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IN-PART’s ‘closed loop’ offers universities more targeted industry contacts

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Patrick Speedie, director and co-founder of the U.K.-based firm IN-PART, says that what his company offers universities is a “wired up approach to getting new technologies from universities out to companies.” That approach, he asserts, offers them more targeted industry contacts than they can often find on their own. IN-PART, launched in January 2014 with six universities and 25 companies signed up, now has 43 universities and over 400 companies and is about to launch a U.S. pilot.

IN-PART seeks to connect universities with senior level R&D individuals in an effort to spur collaborations, and also provides its university clients with “Impact Reports” that offer industry feedback and identify the level of commercial interest in their IP.

“We look at all the latest opportunities, from early-stage projects seeking to bring in a ground floor co-development partner to perhaps a co-applicant for funding,” Speedie explains. “In the U.K. that makes you much more likely to get a grant accepted.”

In fact, he continues, IN-PART will work “right through to a technology that has been worked up and is commercially ready; the university may have done market feasibility, and is looking for a company that is either seeking to start a new pipeline or roll the technology into an existing one and license it.”

Once a university clicks the “contact” button on the site’s home page (www.in-part.com), IN-PART will meet with them personally. “We don’t just get on the phone,” says Speedie. Then, the university is asked to provide IN-PART with one-page technology summaries, which are presented in the site’s “closed loop.”

Limited access

“The only people who get access are those in R&D and working in industry,” he explains. “That goes up to VP of Research, CTO, CSO, to the owner.” Everyone with access in the loop can take action. The technologies are categorized by subject area; the companies are researched by IN-PART and also choose their interest areas, so when IN-PART gets a new technology they can notify the relevant people, such as those involved in drug delivery, or immunology. “If they are interested they can ask questions via the system and get right through to a university,” Speedie notes.

What makes the system unique, he asserts, is the exclusivity of the audience. “You can’t get into the system with G-mail; there are no consultants; we are focused specifically on R&D — we’re just by and for the industry,” says Speedie. He says that, for example, IN-PART’s users include 11 of the top 12 pharma companies.

Other advantages, he adds, include the profiles available on each university indicating their suitability for partnerships. “Information on universities is located online, but it’s often difficult to find,” he notes. What’s more, he observes, “because the platform is a closed loop it allows completely clean impact reports, which show how some technologies do versus others, which companies are more engaged in specific types of technology, and other qualitative information.” These reports, he says, have been extremely successful. “Universities use them to influence strategies, as well as to provide feedback to academics,” Speedie says. “They can engage more with the tech transfer office.”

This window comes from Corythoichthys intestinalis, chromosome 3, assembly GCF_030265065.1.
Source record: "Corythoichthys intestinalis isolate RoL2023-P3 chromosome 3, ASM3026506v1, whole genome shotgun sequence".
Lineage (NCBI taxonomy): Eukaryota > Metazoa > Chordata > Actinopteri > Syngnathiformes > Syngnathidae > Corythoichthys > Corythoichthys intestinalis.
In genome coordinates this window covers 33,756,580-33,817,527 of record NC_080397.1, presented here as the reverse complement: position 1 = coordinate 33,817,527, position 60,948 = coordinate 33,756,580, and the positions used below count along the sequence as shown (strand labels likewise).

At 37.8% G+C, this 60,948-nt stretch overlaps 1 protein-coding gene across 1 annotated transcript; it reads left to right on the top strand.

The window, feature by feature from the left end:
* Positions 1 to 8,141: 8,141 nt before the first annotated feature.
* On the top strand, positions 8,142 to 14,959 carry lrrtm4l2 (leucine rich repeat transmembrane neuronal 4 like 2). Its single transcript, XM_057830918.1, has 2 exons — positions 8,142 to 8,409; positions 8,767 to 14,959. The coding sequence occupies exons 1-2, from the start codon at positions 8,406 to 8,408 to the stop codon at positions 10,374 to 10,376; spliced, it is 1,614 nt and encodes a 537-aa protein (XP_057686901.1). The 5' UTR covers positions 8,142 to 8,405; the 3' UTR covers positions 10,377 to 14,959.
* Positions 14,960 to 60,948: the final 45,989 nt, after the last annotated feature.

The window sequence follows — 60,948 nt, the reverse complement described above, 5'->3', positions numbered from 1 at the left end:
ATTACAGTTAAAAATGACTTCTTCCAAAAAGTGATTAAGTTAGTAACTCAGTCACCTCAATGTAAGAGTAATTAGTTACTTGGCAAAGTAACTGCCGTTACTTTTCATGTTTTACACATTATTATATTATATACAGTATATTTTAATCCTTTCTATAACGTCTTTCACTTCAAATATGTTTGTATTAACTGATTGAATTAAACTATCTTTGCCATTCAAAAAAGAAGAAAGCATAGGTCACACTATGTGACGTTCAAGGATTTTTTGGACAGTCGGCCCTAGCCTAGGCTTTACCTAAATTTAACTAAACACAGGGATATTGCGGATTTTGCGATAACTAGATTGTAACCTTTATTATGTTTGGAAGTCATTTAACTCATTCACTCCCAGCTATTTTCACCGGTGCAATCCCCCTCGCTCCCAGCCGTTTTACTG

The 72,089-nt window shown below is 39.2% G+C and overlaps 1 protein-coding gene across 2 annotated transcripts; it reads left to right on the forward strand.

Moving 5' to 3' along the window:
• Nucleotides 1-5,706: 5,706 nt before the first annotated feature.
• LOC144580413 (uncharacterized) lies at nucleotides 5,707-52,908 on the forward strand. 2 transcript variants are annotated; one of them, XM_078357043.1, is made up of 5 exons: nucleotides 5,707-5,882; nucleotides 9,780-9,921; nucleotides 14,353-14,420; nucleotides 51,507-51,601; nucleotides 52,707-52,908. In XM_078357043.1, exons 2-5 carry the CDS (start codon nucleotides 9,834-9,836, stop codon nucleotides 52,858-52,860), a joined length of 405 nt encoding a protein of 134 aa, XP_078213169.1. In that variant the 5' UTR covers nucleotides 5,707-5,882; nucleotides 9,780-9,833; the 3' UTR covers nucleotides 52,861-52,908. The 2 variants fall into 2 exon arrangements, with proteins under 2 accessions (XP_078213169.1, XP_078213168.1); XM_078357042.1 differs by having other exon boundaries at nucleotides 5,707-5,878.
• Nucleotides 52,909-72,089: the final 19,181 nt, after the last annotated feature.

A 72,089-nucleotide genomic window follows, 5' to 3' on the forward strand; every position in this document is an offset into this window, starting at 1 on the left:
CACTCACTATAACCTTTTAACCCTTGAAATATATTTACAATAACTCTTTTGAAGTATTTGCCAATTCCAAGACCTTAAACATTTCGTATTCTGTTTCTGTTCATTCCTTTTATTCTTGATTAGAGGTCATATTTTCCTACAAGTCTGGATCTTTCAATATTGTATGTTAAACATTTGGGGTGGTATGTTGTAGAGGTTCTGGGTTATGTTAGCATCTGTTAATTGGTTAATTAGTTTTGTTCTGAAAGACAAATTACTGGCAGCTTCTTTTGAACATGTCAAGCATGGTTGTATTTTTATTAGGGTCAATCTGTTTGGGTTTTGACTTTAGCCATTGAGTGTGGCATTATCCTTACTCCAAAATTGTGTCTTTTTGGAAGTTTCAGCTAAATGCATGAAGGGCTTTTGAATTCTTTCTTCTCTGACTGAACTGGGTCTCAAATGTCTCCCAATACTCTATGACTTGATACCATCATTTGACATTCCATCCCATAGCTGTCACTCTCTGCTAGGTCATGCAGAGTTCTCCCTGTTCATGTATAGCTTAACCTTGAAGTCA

In terms of revenue, the business model in the U.K. is subscriptions. “There are no fees downstream,” says Speedie. “We look at income and produce a sliding scale fee, so the top five pay significantly more.”

He adds that approximately 55% of the technologies handled by IN-PART are in life sciences, with the rest in engineering and high tech areas such as advanced materials.

So far in the U.K., says Speedie, IN-PART has helped generate numerous co-funding collaborations and additional research collaborations. He says IN-PART is launching a three-month U.S. pilot with seven U.S. universities, including three Ivy League institutions, in September, following a boost from his attendance at BIO in June and subsequent meetings on the east coast. “We got an amazing reception,” he asserts.

Speedie says that through his company a university “stands to increase the reach of their technologies significantly. They may know a company, but not the right person.” IN-PART’s goal, he says, is to help universities of all sizes to be on the same footing. “It should be about the technology — not the university,” he concludes.

Contact Speedie at +44 114-222-4614; e-mail: patrick@in-part.co.uk.


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